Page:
The Benny concerts have ranged as far as Israel and London, but most have been in the United States. He can manage only about five a year, "but I'd like to cut down on my other activities so I can do more." If you want to see Mr. Benny at something less than $50,000 a seat, he is appearing Wednesday night in an NBC Special, "Everything you wanted to know about Jack Benny—but were afraid to ask."

Now a feature story from the Tampa Tribune of March 7, 1971. The guy has a CAPS fetish when he JOKES about what Jack SAID, but if you can HANDLE that, you can get through the whole story.

Jack Benny Never Said Anything Funny . . . Much

Tribune Staff Writer
Somebody—who wasn't being unkind—once said that Jack Benny has never said ANYTHING funny in his life. He's only SAID lots of things very funny indeed. So yesterday, at a press conference at the Tampa Sheraton Motor Inn, the famous Comedian of Style, who's in Florida to perform twice with his violin and funny pauses, grimaces, gestures and emphasized inflections to raise money for symphonic orchestras here and Jacksonville, said nothing at all really funny.
Yet an assemblage of TV camera men, news reporters, orchestra representatives and PR men laughed from the first "Well . . ." to the last "you know."
"WELL . . ." he said, "I don't say I'm a good violinist ... you know Isaac Stern . . . you know Isaac Stern is a GREAT violinist, he's also a VERY good friend, and when anybody asks Isaac Stern, 'How well does Jack Benny . . . play the violin, he's got the most beautiful answer you've ever HEARD, he says, 'well ENOUGH for his PURPOSES."
Lots of laughter.
"And that's the GREATEST answer because that fits EXACTLY. Because the audiences, they APPLAUD, and they LAUGH and they CARRY ON, so that's MY purpose. And ah . . . I play WELL ENOUGH for THAT."
HE HAS played well enough, in—he guesses—over a hundred benefit concerts, four or five a year for 15 years, to have raised $4,870,000 for symphony orchestras around the country, and he will pass the $5 million mark Tuesday in Jacksonville, coming back to St. Petersburg's Bayfront Center Wednesday night to raise more and embellish the accolade bestowed on him when he was introduced to the press yesterday as "The man who's done more for symphony orchestras in America than any other single individual." He has done it, he says, more by attracting people who DON'T KNOW they love GOOD MUSIC than by raising money.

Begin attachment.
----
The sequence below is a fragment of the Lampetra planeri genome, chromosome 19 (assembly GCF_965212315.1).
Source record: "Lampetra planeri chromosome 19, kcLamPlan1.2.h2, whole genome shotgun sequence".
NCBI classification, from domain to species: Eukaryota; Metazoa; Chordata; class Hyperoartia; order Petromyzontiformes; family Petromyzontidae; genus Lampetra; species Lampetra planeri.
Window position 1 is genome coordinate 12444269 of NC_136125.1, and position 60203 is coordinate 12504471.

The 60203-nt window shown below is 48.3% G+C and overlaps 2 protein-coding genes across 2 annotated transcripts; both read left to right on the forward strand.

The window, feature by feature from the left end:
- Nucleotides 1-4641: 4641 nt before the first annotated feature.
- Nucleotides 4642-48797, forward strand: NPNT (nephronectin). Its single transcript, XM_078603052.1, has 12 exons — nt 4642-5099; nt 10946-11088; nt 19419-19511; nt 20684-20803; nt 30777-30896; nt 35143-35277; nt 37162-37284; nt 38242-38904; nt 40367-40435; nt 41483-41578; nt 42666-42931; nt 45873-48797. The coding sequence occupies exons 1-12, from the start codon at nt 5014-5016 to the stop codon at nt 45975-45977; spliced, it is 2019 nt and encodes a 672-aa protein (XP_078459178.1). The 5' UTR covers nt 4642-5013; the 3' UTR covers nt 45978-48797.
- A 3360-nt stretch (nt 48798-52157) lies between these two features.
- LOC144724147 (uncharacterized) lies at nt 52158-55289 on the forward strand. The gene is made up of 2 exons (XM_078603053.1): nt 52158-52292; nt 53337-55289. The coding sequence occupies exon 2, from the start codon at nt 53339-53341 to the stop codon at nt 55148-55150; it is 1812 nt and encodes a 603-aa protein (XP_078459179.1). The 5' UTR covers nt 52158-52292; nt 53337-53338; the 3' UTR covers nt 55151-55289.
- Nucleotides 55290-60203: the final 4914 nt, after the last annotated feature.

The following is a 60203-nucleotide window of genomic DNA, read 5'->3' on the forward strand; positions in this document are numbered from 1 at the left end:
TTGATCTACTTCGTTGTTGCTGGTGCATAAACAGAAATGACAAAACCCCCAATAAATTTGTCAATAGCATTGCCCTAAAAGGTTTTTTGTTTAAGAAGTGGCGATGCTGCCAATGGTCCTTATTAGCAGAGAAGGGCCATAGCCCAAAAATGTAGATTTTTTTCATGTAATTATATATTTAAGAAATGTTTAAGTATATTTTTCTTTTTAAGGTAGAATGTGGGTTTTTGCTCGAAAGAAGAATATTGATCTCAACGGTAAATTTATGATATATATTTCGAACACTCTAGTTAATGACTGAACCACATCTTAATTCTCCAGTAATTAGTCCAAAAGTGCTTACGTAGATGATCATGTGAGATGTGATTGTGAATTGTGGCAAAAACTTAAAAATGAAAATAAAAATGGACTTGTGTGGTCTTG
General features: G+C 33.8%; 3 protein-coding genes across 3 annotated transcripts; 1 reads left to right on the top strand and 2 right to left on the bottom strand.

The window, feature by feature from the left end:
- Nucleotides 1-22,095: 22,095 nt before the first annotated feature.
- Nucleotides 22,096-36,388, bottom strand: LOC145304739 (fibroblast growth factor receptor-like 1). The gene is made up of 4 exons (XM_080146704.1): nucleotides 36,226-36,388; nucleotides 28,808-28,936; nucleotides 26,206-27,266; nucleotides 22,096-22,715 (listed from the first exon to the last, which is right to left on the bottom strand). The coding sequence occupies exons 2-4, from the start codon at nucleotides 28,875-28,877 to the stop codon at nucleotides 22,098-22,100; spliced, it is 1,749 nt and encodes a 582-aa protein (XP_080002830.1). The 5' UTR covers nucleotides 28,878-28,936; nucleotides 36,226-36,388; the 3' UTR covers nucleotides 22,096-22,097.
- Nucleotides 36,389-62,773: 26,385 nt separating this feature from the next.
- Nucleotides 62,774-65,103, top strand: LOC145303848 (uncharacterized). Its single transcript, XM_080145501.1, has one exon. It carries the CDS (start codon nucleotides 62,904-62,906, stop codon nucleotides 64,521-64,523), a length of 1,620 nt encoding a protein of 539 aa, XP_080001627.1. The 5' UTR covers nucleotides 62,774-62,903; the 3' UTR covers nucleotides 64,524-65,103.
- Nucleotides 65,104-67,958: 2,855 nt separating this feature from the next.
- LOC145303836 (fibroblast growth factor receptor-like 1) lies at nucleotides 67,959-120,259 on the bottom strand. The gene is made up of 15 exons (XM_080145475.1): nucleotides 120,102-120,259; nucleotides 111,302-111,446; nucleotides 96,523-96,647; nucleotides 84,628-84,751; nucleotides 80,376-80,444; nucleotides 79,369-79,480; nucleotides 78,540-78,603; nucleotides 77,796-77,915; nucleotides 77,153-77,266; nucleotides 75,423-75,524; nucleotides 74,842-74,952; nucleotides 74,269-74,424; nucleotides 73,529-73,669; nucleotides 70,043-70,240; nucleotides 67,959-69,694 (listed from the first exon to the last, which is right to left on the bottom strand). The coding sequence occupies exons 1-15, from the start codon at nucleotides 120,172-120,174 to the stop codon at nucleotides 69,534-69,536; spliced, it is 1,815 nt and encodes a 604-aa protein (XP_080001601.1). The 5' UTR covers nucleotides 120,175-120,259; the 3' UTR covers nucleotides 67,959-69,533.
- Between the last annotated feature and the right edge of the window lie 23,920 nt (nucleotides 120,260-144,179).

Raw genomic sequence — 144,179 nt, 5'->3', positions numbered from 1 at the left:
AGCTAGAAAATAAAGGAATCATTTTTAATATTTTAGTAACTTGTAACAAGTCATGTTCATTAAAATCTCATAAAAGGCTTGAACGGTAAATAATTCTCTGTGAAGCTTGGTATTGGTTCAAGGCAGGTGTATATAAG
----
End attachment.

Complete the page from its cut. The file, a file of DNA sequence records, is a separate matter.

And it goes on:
"AH . . . THERE ARE . . . a percentage, a certain per cent of people who like it, and some . . . that DON'T. But let me tell you something . . . Those . . . there are a lot of them ... who IMAGINE they don't like it . . . now, for instance . . . before I gave concerts, I DIDN'T KNOW I was going to like it, good music ... I WOULDN'T MISS A CONCERT NOW, if I can go, FOR ANYTHING ... I found out I LIKE IT, see. . . NOW, ... MY ROLE is helping the musicians, the orchestras ... by bringing in certain people who WOULDN'T GO ... I'VE KNOWN cases where the people DID come in . . . AND SUDDENLY REALIZED that they LIKE good music, and never knew that they DID."
Much laughter.
So he attracts people who like good music but don't know it, and he does it by making people laugh, but remember he doesn't say anything funny, it's the way he says it, and what he does.
FOR instance, he plays the violin seriously, he plays the violin and he makes a real effort to play well. Somebody, for example, asked what piece he finds most difficult to play, and he said,
"ALL OF THEM." (Rousing laughter.) "I haven't FOUND a number that isn't difficulty 1 pick CONCERTOES [sic], and I try to ... ah ... find the EASIEST PARTS and put them together." (Laughter) "ah, in MENDLESOHNN [sic] I play the whole first movement, in BEETHOVEN, which is VERY difficult, I try to find 15 or 20 minutes that I can PUT TOGETHER, see . . . and it turns out FINE . . . but it's DIFFICULT.
"But even to play BADLY, you have to practice, if you don't practice, you can't even play BADLY, and I LIKE practicing . . . it's a hobby of mine, but I don't get enough. You should practice at LEAST two hours a day, and I average about ... 45 minutes."
"BUT SEE, the audiences, and the MUSIC CRITICS, they go along with the gag . . . the fact that I think I'm one of the world's GREAT violinists . . . and that's the way the SHOW goes on, as if I am one of the world's great violinists 4. . . and it doesn't come OFF. And it's funny that way." But he has a problem Wednesday, when he plays with the Florida Gulf Coast Symphony Orchestra in St. Petersburg, because that's the day his latest special goes on TV.
"If there's ANYTHING I hate to do, it's take a COUPLE OF THOUSAND PEOPLE away from my TV show." (Laughter.) "Because the same people that come to the CONCERT would certainly be WILLING to listen to my TV show, wouldn't they?" (Laughter.) "That's kind of SAD." (Great laughter.) "I always feel bad about that.”
THE TV show which Benny said "is EQUALLY as good as my last special . . . PERHAPS FUNNIER because it's crazier" (Laughter), will have John Wayne, and Dione [sic] Warwick, and Frank Sinatra . . . and it will be known as "What you've ALWAYS Wanted to Know About JACK BENNY . . . but Were AFRAID to Ask." (Much laughter).
So, HERE'S a question which didn't come out in the PRESS CONFERENCE but which HAS to be asked: